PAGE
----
All that said, I wanted to stop and ( celebrate some of my achievements so far and open the space for some dreams. )
Life begins at 40, right?
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We're hosting a pumpkin carving at Doug's sister's place in Cupertino on Saturday from around 2pm till around 7pm (may go later, depends on toddler). We are hoping to have at least three toddlers (Harper, Annika and Laurel) but more children would be welcome and of course, adults are most welcome too.
Then we're trick or treating with Annika, Lars and Natasha...
I'd rather not post the address here, so please email me on email@example.com if you'd like to join us on Saturday and I'll send it to you.
Love to see you!
It's been a while since I've posted and I wasn't in a terrific headspace when I did...
Some of you know about my tradition of choosing a word for the year...
Last year, I wrote:
My word for this year is "open": opening physically to give birth, opening emotionally to love this new addition to our family, being open to change, being open to challenge.
I think I've done pretty well with that, although I didn't open physically to give birth very well (in the end, there was a scalpel involved) but I think I succeeded on all the others. Certainly it's been a tumultuous year of change and challenge, and of love and laughter as well. Harper has turned out to be an absolute delight. Doug, I think, would also say she's a handful and he could probably do with a year of better health and more energy to devote to himself as well as to the family.
Last night at the Prodigal Sons and Daughters' picnic, I was chatting with Julian, who I used to live with and with whom I had a fairly fraught relationship. We discussed meds and moods and how we've grown. He observed that I seem to have everything going for me right now and to a great extent that's true: I have a wonderful partner in Doug, and Harper is absolutely the child I dreamed of. I have friends and work and food on the table. I live in a terrific city that I adore. I have my challenges still: I put my foot in it often enough, sometimes badly, and the most recent person I've upset is one of my sisters (I've apologised profusely; now I wait). But my complaints are mostly minor niggles: that we're not at Woodford for New Year this year; that the work I'm doing is not yet the Dream Job.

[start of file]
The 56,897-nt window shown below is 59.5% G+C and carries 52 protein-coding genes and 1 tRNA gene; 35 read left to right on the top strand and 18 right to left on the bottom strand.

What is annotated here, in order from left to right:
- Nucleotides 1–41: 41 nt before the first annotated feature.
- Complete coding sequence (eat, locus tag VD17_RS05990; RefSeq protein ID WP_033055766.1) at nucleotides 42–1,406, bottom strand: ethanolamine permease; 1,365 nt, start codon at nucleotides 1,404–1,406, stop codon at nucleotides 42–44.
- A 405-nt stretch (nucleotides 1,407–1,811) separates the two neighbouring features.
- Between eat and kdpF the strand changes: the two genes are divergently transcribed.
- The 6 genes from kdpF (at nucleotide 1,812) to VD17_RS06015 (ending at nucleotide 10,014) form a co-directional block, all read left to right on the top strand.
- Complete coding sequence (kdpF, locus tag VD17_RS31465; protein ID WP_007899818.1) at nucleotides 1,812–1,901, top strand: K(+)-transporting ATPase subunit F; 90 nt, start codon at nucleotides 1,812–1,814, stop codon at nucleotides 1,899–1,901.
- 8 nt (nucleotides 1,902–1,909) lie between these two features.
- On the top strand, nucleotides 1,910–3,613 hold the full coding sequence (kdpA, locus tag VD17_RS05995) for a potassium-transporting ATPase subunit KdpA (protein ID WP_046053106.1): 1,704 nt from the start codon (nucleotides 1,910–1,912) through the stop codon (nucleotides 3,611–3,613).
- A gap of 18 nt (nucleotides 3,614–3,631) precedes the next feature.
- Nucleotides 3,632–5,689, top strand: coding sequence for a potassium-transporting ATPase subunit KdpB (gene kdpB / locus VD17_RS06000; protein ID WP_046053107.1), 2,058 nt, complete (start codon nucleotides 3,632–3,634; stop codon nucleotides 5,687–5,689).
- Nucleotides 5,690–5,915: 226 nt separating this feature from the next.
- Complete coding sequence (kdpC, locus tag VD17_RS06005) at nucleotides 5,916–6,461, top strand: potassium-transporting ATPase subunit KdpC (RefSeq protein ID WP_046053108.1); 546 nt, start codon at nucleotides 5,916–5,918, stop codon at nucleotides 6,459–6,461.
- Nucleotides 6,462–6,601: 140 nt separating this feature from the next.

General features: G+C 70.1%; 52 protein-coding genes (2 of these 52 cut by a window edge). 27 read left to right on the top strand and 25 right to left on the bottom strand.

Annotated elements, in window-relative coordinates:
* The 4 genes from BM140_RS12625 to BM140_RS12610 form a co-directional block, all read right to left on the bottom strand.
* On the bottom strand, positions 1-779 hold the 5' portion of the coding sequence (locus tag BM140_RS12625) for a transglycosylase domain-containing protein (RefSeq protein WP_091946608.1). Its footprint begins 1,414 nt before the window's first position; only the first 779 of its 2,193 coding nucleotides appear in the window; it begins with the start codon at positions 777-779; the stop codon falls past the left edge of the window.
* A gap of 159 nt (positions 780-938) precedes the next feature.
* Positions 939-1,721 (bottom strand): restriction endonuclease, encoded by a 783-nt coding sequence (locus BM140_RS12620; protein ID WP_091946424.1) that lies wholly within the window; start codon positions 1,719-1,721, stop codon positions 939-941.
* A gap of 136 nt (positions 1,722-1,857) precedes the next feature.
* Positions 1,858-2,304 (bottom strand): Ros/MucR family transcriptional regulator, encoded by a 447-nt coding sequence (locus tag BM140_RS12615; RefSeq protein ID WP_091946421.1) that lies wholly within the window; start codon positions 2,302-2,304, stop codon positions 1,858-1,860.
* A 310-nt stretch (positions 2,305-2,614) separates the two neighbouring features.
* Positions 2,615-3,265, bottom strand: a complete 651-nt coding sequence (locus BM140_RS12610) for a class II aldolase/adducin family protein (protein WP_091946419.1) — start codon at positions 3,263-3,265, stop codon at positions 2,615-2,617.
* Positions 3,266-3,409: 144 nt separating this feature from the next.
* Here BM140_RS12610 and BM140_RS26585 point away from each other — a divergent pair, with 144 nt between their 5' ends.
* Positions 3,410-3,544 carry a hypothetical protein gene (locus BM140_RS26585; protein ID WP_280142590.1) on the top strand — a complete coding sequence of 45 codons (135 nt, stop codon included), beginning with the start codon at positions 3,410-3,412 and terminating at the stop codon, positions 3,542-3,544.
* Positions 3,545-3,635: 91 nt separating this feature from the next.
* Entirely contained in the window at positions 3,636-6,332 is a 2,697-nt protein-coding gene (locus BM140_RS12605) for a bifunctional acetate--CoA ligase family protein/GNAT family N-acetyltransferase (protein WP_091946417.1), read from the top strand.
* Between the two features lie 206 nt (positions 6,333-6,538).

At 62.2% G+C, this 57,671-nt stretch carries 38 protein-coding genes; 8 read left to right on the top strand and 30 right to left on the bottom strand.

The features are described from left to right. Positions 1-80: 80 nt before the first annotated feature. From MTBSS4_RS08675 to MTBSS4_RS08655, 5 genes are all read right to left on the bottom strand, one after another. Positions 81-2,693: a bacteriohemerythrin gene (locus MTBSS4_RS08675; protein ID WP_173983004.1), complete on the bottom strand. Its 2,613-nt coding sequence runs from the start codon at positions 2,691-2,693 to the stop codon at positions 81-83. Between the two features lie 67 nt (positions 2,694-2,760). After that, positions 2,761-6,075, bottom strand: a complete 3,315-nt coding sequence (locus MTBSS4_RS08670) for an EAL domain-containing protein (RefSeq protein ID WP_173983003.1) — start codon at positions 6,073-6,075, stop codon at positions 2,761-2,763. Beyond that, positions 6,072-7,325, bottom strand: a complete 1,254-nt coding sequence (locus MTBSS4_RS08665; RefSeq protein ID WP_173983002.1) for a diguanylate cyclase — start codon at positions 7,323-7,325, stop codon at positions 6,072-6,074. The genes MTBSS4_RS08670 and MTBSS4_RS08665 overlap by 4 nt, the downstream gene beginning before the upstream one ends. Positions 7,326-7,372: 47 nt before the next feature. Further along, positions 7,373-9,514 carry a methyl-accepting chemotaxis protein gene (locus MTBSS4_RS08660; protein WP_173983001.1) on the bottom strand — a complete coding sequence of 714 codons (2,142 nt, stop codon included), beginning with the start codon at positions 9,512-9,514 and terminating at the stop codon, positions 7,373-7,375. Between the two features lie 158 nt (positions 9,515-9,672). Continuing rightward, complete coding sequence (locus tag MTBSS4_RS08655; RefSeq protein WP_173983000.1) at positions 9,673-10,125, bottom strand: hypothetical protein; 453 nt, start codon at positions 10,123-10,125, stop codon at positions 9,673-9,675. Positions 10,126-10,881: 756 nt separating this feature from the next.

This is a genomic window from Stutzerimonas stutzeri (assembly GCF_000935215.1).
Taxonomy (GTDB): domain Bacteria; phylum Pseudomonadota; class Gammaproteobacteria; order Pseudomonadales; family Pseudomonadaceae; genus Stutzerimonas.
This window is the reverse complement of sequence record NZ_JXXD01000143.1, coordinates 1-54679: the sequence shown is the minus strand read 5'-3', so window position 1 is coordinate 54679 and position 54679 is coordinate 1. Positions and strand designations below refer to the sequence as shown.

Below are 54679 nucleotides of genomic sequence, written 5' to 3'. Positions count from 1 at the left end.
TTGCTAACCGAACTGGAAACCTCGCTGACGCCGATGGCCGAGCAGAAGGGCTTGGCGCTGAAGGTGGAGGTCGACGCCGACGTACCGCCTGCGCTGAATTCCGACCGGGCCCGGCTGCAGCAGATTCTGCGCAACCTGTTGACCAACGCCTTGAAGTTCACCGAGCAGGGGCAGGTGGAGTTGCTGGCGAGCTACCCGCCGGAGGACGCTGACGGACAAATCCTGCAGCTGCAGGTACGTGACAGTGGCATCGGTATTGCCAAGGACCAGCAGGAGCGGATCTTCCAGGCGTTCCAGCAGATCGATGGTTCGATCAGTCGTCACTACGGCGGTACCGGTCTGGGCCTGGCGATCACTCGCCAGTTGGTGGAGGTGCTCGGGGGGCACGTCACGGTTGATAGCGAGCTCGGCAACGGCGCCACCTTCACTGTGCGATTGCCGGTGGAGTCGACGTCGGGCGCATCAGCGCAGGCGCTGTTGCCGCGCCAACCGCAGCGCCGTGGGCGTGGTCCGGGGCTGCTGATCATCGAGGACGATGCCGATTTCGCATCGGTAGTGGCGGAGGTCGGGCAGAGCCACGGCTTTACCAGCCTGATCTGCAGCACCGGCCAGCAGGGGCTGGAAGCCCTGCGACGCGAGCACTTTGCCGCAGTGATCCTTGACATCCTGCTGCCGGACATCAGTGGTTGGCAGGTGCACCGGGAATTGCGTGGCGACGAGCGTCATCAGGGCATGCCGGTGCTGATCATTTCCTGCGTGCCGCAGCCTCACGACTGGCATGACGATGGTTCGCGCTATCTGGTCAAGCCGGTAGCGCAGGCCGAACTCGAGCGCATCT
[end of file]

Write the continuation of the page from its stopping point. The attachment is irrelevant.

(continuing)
I think this year my word is "empathy". I think that the issues that I have had towards the end of this year have mostly been a failure of empathy. I like that it's about feeling, and not a conscious thing. I can get the words right as much as I like, but like smiling on the phone, unless the expression is coming from a place of genuine care and understanding, the tone will still be wrong and maybe the words, no matter how innocent, will still be the wrong ones for the situation or will come out tinged with some negative air that I didn't consciously intend.
What's your word?
...scientists dressed newborns in gender-neutral clothes and misled adults about their sex. The adults described the "boys" (actually girls) as angry or distressed more often than did adults who thought they were observing girls, and described the "girls" (actually boys) as happy and socially engaged more than adults who knew the babies were boys. Dozens of such disguised-gender experiments have shown that adults perceive baby boys and girls differently, seeing identical behavior through a gender-tinted lens.
In another study, mothers estimated how steep a slope their 11-month-olds could crawl down. Moms of boys got it right to within one degree; moms of girls underestimated what their daughters could do by nine degrees, even though there are no differences in the motor skills of infant boys and girls. But that prejudice may cause parents to unconsciously limit their daughter's physical activity.
How we perceive children—sociable or remote, physically bold or reticent—shapes how we treat them and therefore what experiences we give them. Since life leaves footprints on the very structure and function of the brain, these various experiences produce sex differences in adult behavior and brains—the result not of innate and inborn nature but of nurture...
...For her new book, Pink Brain, Blue Brain: How Small Differences Grow Into Troublesome Gaps—And What We Can Do About It, [Lise] Eliot immersed herself in hundreds of scientific papers (her bibliography runs 46 pages). Marching through the claims like Sherman through Georgia, she explains that assertions of innate sex differences in the brain are either "blatantly false," "cherry-picked from single studies," or "extrapolated from rodent research" without being confirmed in people.
For instance, the idea that the band of fibers connecting the right and left brain is larger in women, supposedly supporting their more "holistic" thinking, is based on a single 1982 study of only 14 brains. Fifty other studies, taken together, found no such sex difference—not in adults, not in newborns. Other baseless claims: that women are hard-wired to read faces and tone of voice, to defuse conflict, and to form deep friendships; and that "girls' brains are wired for communication and boys' for aggression." Eliot's inescapable conclusion: there is "little solid evidence of sex differences in children's brains."